While the quality of care being provided in nursing homes in Ireland is improving, some homes are not even meeting basic requirements, such as ensuring that residents have enough privacy and are treated with dignity, a new report has found.
According to the findings, just 23% of nursing homes that were inspected during 2018 were found to be fully compliant with regulations.
The report has been published by the Health Information and Quality Authority (HIQA). It provides an overview of regulation activity in designated centres for older people during 2018.
As of the end of December 2018, there were 581 nursing homes registered with HIQA and these provided residential places to 31,250 people
Last year, HIQA carried out 542 inspections of 444 centres, which is 76% of all registered nursing homes. Almost three in four of these inspections were unannounced.
Overall, just 123 (23%) of all nursing homes inspected during 2018 were found to be fully compliant with the regulations.
"Residents should expect to receive safe care that meets their specific needs and should be assured that their home is being well managed. Our inspections found that this was the case for a large number of people, but many vulnerable older people continue to receive care in a physical environment that is not conducive to providing care in a dignified, safe and personalised manner.
"Some nursing homes are still failing to meet basic requirements, such as protecting residents from the risk of fire and ensuring they are afforded adequate space, privacy and dignity," explained HIQA's director of regulation and chief inspector of social services, Mary Dunnion.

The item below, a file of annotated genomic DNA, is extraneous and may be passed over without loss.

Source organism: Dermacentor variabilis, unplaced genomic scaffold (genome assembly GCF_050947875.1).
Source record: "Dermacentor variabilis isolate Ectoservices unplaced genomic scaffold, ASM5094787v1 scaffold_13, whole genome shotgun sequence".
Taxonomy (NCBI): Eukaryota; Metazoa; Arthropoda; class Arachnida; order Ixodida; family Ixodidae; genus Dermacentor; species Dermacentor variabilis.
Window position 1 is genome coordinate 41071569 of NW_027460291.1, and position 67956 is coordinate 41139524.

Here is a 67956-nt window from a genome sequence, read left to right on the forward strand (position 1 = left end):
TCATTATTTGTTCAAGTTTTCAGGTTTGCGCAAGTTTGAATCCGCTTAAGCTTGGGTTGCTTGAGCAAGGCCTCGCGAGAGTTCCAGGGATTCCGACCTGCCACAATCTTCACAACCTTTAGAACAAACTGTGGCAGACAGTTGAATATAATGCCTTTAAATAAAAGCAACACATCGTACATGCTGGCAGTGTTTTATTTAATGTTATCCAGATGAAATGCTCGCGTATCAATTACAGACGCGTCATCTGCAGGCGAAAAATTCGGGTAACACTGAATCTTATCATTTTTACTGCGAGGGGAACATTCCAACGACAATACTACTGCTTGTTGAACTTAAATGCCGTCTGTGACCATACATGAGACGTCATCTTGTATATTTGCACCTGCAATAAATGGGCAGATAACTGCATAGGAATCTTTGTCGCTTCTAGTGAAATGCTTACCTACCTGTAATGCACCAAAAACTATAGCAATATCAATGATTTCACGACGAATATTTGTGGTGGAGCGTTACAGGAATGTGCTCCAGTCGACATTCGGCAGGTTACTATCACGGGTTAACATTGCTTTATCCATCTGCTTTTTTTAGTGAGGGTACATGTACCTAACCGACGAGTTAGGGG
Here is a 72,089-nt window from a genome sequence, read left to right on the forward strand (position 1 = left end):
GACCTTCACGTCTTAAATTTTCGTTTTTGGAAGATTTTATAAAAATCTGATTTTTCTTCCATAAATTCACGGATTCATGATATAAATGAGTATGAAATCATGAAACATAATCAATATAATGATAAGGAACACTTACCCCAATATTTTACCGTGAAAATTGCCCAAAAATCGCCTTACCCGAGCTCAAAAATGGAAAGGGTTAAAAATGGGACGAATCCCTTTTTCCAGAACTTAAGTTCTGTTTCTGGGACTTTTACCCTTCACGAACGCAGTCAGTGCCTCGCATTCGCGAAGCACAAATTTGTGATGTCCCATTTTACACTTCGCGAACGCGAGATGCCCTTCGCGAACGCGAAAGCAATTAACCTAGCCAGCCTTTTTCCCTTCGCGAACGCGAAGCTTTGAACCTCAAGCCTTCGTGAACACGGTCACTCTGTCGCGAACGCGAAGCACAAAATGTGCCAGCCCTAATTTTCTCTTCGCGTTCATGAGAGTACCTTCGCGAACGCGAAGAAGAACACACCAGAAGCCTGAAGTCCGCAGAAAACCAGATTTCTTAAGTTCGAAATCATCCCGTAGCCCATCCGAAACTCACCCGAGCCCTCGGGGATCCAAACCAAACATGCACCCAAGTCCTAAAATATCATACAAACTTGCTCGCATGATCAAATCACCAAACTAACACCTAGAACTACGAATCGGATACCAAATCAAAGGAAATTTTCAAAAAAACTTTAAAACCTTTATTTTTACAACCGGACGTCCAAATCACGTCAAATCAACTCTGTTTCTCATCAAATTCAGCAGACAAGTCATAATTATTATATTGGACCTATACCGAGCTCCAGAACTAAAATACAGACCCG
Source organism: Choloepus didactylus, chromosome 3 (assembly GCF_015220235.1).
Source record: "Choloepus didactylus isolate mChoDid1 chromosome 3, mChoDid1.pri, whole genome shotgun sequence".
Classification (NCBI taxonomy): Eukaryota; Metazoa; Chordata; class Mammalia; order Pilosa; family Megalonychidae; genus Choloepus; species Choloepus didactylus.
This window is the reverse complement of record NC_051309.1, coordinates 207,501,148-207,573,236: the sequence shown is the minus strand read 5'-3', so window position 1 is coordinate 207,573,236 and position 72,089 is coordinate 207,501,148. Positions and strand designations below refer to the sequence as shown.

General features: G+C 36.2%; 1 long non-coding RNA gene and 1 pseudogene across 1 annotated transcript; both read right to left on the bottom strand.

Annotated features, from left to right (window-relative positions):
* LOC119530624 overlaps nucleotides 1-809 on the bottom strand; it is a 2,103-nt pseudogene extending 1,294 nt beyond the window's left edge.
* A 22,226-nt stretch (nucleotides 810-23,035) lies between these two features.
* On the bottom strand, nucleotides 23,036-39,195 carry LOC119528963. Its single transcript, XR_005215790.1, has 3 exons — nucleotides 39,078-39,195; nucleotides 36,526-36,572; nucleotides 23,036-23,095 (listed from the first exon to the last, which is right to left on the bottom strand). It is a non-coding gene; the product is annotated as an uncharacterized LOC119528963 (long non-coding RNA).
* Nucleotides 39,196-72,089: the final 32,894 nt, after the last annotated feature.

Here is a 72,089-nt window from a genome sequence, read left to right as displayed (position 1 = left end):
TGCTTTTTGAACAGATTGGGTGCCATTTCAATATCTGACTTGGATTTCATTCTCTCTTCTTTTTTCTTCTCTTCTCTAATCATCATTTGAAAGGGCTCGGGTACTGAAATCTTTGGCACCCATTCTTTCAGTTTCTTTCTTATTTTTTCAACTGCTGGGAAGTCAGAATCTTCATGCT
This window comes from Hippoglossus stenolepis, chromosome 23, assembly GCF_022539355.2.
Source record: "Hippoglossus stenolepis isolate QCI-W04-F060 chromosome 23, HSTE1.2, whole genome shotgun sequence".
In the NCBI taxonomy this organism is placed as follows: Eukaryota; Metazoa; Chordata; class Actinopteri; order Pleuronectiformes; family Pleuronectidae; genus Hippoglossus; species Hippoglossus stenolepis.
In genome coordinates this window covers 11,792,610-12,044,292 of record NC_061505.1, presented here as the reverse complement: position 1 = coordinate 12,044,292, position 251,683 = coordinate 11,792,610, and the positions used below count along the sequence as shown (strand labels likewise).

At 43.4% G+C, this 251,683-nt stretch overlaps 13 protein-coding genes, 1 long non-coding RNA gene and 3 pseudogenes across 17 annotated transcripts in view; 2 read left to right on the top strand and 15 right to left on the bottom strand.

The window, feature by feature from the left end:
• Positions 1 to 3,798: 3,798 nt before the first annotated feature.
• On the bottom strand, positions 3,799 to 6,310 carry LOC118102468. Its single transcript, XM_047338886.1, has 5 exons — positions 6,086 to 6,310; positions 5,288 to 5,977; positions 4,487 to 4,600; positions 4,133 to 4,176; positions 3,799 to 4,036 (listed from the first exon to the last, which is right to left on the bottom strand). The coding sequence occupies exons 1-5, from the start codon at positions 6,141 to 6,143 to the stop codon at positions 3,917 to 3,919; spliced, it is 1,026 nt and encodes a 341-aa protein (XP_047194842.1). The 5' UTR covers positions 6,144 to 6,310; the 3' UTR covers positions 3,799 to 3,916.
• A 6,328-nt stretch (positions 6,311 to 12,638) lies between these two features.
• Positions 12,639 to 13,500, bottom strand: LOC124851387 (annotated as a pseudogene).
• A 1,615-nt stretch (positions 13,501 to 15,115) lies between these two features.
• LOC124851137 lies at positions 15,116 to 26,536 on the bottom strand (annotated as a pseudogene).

In relation to fire safety, some centres were "a major cause for concern", according to the report. Compliance with fire safety regulations was assessed during 221 inspections and providers were found to be non-compliant in 30% of these.
Meanwhile, the report pointed out that inspectors "continued to see centres where residents' rights to dignity and privacy were not upheld in 2018".
"It is simply unacceptable that some of the most vulnerable people in Ireland continued to live in centres where the care culture allowed residents to spend their entire day confined to bed, with no independence of movement, no access to their own belongings, isolated dining experiences and not being able to join in or observe activities," it stated.
The report also emphasised the need for better safeguarding measures to protect nursing home residents.
"Safeguarding is a basic function of any health or social care service and all service providers need to take this responsibility seriously.
"There is a clear obligation on registered providers to have a Garda vetting disclosure for all staff and volunteers available for inspection in the nursing home. However, almost half of HSE services were failing to provide evidence of Garda vetting on inspection in 2018," Ms Dunnion noted.
The report pointed out that improvements had been observed during some inspections and these were related to governance and management, and the provision of suitable activities that were aimed at meeting residents' social care needs.
"We continue to see a direct relationship between good governance and leadership, regulatory compliance and good outcomes for people living in the centre.
"It is essential that all nursing homes have a competent and qualified person in charge in place to ensure residents are receiving safe and quality care. Furthermore, as a whole, there are an increased number of meaningful activities available for residents, providing them with things of interest to do on a daily basis," Ms Dunnion explained.
She added that HIQA will continue to focus on areas of concern to ensure that nursing homes are meeting the needs of residents.
The report can be viewed here.
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